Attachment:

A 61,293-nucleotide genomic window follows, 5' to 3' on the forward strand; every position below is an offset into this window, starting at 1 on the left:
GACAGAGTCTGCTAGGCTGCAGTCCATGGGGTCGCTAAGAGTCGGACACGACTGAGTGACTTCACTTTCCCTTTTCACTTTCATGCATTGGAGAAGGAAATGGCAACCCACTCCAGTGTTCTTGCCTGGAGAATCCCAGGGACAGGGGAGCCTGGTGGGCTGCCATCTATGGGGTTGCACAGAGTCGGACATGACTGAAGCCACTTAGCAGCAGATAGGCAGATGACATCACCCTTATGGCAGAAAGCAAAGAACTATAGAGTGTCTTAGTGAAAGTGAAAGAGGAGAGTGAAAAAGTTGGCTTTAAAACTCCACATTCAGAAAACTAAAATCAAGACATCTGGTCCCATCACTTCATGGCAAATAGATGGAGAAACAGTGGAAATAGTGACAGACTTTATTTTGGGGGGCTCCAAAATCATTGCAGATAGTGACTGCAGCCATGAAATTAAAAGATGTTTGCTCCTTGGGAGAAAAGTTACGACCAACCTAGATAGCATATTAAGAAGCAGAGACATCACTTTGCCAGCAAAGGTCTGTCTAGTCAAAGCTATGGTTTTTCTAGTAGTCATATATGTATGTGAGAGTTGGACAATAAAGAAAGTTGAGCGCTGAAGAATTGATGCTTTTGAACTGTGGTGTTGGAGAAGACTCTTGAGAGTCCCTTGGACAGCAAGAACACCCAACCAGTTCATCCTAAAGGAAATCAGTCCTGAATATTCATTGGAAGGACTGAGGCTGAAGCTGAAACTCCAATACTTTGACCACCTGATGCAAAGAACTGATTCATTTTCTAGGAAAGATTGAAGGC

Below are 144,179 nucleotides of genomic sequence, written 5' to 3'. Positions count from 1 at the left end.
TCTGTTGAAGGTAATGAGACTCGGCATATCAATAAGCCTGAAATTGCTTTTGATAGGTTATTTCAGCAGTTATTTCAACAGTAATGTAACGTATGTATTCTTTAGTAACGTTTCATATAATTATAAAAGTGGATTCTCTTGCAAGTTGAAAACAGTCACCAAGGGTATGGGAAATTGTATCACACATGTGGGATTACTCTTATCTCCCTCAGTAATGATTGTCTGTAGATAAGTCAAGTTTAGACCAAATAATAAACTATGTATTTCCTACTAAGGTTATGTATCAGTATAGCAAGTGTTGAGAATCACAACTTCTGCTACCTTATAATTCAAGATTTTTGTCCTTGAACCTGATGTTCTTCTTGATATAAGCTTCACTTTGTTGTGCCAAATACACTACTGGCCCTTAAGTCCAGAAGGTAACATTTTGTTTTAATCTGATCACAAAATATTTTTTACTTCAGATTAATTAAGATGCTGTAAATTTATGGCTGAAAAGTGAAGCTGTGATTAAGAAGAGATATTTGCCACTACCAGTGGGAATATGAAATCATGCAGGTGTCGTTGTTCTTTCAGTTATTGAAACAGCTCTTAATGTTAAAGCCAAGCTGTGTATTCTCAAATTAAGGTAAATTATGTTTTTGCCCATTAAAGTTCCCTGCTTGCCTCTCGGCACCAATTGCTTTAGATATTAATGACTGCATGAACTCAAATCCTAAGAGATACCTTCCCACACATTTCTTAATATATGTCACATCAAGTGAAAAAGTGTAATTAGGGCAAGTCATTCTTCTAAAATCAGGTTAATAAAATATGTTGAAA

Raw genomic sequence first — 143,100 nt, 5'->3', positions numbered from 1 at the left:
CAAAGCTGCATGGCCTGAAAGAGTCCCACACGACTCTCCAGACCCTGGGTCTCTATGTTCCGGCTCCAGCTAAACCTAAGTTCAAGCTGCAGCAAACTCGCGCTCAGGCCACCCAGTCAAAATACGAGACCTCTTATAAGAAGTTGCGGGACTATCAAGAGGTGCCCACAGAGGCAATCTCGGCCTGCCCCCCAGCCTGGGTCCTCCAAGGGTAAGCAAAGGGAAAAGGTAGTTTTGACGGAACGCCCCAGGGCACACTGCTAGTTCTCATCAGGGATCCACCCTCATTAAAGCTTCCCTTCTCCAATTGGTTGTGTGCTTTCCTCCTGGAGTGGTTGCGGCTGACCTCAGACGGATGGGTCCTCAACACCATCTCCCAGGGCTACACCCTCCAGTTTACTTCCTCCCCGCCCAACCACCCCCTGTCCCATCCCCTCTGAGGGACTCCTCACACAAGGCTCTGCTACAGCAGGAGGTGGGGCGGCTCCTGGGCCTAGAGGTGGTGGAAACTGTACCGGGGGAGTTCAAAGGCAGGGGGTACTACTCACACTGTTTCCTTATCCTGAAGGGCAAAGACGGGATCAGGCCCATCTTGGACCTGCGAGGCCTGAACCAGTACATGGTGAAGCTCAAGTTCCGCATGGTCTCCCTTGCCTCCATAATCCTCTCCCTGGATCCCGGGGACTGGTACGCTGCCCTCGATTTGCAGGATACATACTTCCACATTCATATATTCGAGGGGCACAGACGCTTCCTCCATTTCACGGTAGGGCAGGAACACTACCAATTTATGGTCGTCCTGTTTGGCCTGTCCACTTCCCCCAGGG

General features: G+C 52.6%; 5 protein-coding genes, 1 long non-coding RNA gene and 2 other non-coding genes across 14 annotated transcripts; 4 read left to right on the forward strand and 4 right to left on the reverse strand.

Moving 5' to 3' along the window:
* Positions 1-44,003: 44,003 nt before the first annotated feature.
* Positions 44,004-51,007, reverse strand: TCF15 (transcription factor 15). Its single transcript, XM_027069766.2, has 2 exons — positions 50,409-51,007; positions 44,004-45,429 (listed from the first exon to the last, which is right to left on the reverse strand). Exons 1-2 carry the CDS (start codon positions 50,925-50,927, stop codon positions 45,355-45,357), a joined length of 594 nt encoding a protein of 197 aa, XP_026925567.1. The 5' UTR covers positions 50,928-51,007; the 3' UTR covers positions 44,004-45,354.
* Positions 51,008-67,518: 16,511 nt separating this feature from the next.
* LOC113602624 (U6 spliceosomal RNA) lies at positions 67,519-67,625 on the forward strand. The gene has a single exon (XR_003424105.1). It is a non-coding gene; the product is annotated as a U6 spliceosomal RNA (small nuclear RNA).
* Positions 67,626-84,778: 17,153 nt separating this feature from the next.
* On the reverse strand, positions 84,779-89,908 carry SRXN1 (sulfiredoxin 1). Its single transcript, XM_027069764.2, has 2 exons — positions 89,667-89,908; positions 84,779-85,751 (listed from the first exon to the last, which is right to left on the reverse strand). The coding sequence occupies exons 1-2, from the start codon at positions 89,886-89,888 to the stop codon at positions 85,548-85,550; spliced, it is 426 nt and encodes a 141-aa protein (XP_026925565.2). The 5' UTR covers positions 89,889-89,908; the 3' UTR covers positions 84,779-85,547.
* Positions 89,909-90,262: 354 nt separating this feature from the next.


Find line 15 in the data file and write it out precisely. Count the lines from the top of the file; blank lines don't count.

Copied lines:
* Positions 89,909-90,262: 354 nt separating this feature from the next.